In Fellow Steve Cundiff’s lab, echoes of light are illuminating the quantum world. Former Graduate Student Gina Lorenz used a technique known as echo peak shift spectroscopy to probe the interactions of potassium atoms in a dense vapor. Research Associate Sam Carter then used the same method to investigate the interactions of excitons confined in two-dimensional semiconductor quantum wells. In semiconductors, an exciton forms when light promotes an electron from the valence band to the...
A Failure to Communicate
Published: 06-15-2007
In the quantum world inside Fellow Eric Cornell’s lab, communication occurs across a two-dimensional lattice array of Bose-Einstein condensates (BECs) when atoms tunnel out of superatoms (made from about 7000 garden-variety rubidium (Rb) atoms) into neighboring BECs. This communication keeps the array coherent, i.e., the phases of all condensates remain locked to each other. But something interesting happens when the tiny superatoms stop communicating among themselves. Vortices form. And how...
The Second Wave
Published: 04-12-2007
A second wave has appeared on the horizon of ultracold atom research. Known as the p-wave, it is opening the door to probing rich new physics, including unexplored quantum phase transitions. The first wave of ultracold atom research focused on s-wave pairing between atoms, where the “s” meant the resultant molecules are not rotating. In contrast, p-waves involve higher-order pairing where the atoms do rotate around each other. p-wave studies promise to expand and enhance the understanding of...
Exploring a Cold New World
Published: 04-12-2007
Researchers from the Ye, Bohn, and Greene groups are busy exploring a cold new world crawling with polar hydroxyl radical (OH) molecules. The JILA experimentalists have already discovered how to cool OH to “lukewarm” temperatures of 30 mK. They’ve precisely measured four OH transition frequencies that will help physicists determine whether the fine structure constant has changed in the past 10 billion years.1 In a recent and productive collaboration between JILA experimentalists and theorists...
Deep Sea Diving
Published: 04-10-2007
A Fermi sea forms at ultracold temperatures when fermions in a dilute gas stack up in the lowest possible energy states, with two fermions in each state, one spin up and one spin down. New analytic techniques for diving headfirst into the fundamental physics of this exotic form of matter were recently developed by graduate students Seth Rittenhouse and Javier von Stecher, Fellow Chris Greene, and former postdoc Mike Cavagnero, now at the University of Kentucky. Seth got the ball rolling (so to...
Warm Side of the Force
Published: 04-10-2007
Small changes in the quantum fluctuations of free space are responsible for a variety of curious phenomena: a gecko’s ability to walk across ceilings, the evaporation of black holes via Hawking radiation, and the fact that warmer surfaces can be stickier than cold ones in micro- and nanoscale electromechanical systems (MEMS and NEMS). The tendency of tiny parts to stick together is a consequence of the Casimir force. A related attractive force, called the Casimir-Polder force, occurs between an...
Tunnel Vision
Published: 03-02-2007
A key challenge in developing new nanotechnologies is figuring out a fast, low-noise technique for translating small mechanical motions into reasonable electronic signals. Solving this problem will one day make it possible to build electronic signal processing devices that are much more compact than their purely electronic counterparts. Much sooner, it will enable the design of advanced scanning tunneling microscopes that operate hundreds to thousands of times faster than current models....
Spin City
Published: 02-10-2007
Researchers are investigating a new kind of microelectronics called spintronics. These devices will rely on the spindependent behavior of electrons in addition to (or even instead of) conventional charge-based circuitry. Researchers in physics and engineering anticipate that these devices will process data faster, use less power than today's conventional semiconductor devices, and work well in nanotechnologies, where quantum effects predominate. Spin-FETs (field effect transistors), spin-LEDs...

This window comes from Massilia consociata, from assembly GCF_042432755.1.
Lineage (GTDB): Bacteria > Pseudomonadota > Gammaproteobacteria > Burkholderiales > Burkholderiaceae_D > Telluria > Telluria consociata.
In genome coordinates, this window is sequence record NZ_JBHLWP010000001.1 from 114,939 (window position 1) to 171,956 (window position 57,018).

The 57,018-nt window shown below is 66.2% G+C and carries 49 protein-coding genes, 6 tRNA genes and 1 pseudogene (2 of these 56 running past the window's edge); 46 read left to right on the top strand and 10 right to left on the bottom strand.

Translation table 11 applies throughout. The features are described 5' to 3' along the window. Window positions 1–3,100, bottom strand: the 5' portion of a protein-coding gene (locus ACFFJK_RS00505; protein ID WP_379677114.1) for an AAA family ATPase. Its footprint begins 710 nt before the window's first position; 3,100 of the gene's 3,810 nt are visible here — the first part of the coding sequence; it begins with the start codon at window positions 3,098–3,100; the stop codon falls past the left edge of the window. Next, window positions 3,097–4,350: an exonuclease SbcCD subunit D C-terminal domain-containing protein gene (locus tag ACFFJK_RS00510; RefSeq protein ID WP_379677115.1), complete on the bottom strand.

JILA Physicists Investigating Atomtronics
Published: 02-01-2007
JILA physicists are investigating complex and interesting materials, circuits, and devices based on ultracold atoms instead of electrons. Collectively known as atomtronics, they have important theoretical advantages over conventional electronics, including (1) superfluidity and superconductivity, (2) minimal thermal noise and instability, and (3) coherent flow. With such characteristics, atomtronics could play a key role in quantum computing, nanoscale amplifiers, and precision sensors. A...
Imaging the Nanoworld
Published: 10-28-2006
If you want to "see" physical objects whose dimensions are measured in nanometers and simultaneously probe the electronic structure of the atoms, molecules, and surfaces populating this nanoworld, you just might have to invent a new microscope. In fact, that's exactly what Fellow David Nesbitt's group recently accomplished. Oliver Monti, a former JILA postdoc currently at the University of Arizona, graduate student Tom Baker, and Nesbitt have invented a microscope capable of analyzing the...
Running Backwards
Published: 10-02-2006
Does the electron have an electric dipole moment (eEDM)? If it does, the standard model of elementary particle physics says this dipole moment is many orders of magnitude below what can be measured experimentally. As Fellow John Bohn quips, "It's a darn small one." On the other hand, various extensions of the standard model predict a much larger eEDM that might be just within reach of a cleverly designed experiment. That tantalizing idea has induced Fellow Eric Cornell to collaborate with Bohn...
Team Photon
Published: 10-01-2006
When illuminated by X-ray and infrared light beams in tandem, electrons can tap dance off a platinum surface because they've actually grabbed a photon from both beams simultaneously. As you might have guessed, there is more going on here than the ordinary photoelectric effect, which Albert Einstein explained more than a century ago. In the photoelectric effect, electrons escape from a solid after absorbing a single photon or bundle of light energy. What happens when two laser beams...
Universal Attractions
Published: 10-01-2006
What do fermions in atomic nuclei, neutron stars, and ultracold trapped gases have in common? They have the same fundamental behavior. The exciting news is that there's now hard evidence that this is true, thanks to graduate students Jayson Stewart and John Gaebler, Cindy Regal who received her Ph.D. in physics in November, and Fellow Debbie Jin. Jin says that many of us might expect the behavior of an ultracold trapped gas of fermions to depend on the interactions between the fermions (or how...